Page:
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at a hedge fund and two years trying to double down and how that ended their failure. it wasn't a math problem, it was-- people in finance had been chasened. we are going to stay here as long as we can and get here as long as we can. >> and this is broadcast. >> sorry about that. and then we went into data finance and it was like in new york, it wasn't silicon valley, it wasn't the center of the beast, but it would be date a sciency stuff and back in time to 2007 in finance, everybody was smug. everybody was like, we are doing good because we are making money. i mean, literally, that was the kind of reasoning that was being held. if we're doing good on the internet with fancy data models then we must, and making lots of money we must be good for the world. and it didn't go beyond that
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and in some places it hasn't gone beyond that. i think the rest of the world is waking up that that this isn't actually particularly good for us in society, but i don't think that everyone has heard that message yet and i don't know if they will. >> so, but both of you, i think, are trying to get a message out that there's -- with your book, cathy, we barely know it's happening. by the time you work through these books, you have a sense, in tim's case of being used, because the book is how our mind share, our attention, our gaze is being sold and resold, and i'm noticing in this room, this is, i think, an ad-free space, tim, other than-- >> i'm not that hard core about it. >> but in your book you talk about how few ad free spaces there are in our minds and lives.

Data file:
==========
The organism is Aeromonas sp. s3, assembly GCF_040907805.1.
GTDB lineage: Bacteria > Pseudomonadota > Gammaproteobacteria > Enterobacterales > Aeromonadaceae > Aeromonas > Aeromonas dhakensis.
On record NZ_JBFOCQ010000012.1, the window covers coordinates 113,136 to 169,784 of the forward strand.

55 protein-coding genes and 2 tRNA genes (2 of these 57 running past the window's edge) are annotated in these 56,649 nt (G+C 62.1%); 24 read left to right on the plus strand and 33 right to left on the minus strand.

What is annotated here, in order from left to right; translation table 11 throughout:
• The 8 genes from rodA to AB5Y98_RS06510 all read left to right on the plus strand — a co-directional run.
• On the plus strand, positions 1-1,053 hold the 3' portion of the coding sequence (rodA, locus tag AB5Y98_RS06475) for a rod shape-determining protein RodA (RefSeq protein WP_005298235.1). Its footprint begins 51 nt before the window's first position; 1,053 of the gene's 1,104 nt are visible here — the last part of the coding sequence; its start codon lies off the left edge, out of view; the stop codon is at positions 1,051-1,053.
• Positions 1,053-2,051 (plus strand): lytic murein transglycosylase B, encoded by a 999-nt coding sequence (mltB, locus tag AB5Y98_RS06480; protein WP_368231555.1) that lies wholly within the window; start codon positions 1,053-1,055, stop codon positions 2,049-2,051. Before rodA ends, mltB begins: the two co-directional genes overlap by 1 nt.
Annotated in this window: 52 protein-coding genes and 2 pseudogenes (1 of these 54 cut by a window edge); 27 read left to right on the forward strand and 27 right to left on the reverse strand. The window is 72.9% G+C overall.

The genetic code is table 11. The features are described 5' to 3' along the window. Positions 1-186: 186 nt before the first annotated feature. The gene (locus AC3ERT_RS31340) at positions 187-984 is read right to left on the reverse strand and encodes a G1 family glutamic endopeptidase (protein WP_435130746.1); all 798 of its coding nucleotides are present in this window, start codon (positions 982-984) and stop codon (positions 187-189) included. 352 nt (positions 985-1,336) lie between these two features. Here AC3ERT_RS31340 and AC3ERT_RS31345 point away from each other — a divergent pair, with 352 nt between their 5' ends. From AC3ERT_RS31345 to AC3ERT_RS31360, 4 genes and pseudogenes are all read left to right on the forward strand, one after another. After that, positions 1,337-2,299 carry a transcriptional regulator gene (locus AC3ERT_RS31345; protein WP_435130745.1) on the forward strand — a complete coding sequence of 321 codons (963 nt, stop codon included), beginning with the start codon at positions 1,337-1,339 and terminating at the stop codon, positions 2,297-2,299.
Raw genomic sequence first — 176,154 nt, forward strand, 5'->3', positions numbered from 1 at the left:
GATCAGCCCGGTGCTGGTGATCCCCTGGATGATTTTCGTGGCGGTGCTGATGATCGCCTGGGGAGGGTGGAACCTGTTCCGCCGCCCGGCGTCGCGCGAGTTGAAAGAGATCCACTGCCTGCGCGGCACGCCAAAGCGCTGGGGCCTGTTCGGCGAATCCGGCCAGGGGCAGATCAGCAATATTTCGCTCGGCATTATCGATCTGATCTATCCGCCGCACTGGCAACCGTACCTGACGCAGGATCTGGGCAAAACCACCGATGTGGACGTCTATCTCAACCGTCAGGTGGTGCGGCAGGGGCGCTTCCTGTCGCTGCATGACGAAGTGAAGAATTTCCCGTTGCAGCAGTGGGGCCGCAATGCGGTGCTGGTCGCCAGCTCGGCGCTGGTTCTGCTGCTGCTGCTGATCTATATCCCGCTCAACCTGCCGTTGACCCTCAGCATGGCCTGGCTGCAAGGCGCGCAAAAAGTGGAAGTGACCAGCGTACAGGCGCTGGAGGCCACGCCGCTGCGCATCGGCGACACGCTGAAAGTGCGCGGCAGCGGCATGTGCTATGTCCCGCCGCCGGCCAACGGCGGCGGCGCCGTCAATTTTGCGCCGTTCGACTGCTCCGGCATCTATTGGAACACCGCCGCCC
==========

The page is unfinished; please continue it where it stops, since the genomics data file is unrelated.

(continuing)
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cathy, in your book we talk what we barely know what is happening is how the algorithms are shaping who is compete are for our bandwidth and whose students are being opened versus closed. so-- >> i jumped in there, one of the reasons i decided to write this book is that i was literally the only person-- like i mentioned the only person that was worried about this. i was seeing it, oh, my god, things are happening again, but no one cares. the reason i thought no one cared was because as a white, highly educated, data scientist working in new york, with the you know, good pocket money, i was never the victim. >> right. >> i was creating a system that-- that made some people suffer and gave option, good options and opportunities to people. and none of the people building those systems were the victims. so. >> that's interesting, i want to ask you about that.
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so the algorithms, the darkness and destructionism of algorithms that some people benefit and some suffer. or is that all of us benefit in some ways and all of us suffer in some ways? >> tim is talking about something more larger, more m meta and more diffuse when he talks about attention. and we can talk about the facebook algorithm. but i want to focus on the algorithms that are about power. straightup power and like corporations who have minimum wage jobs, which a lot of people work at these companies, right? they don't want to actually interview everyone because it's a lot of money so they give everyone personality tests and get rid of the 90% of the applicants this way which is for them, great. as long as the last 10% of people are great workers. it's possible that 40% of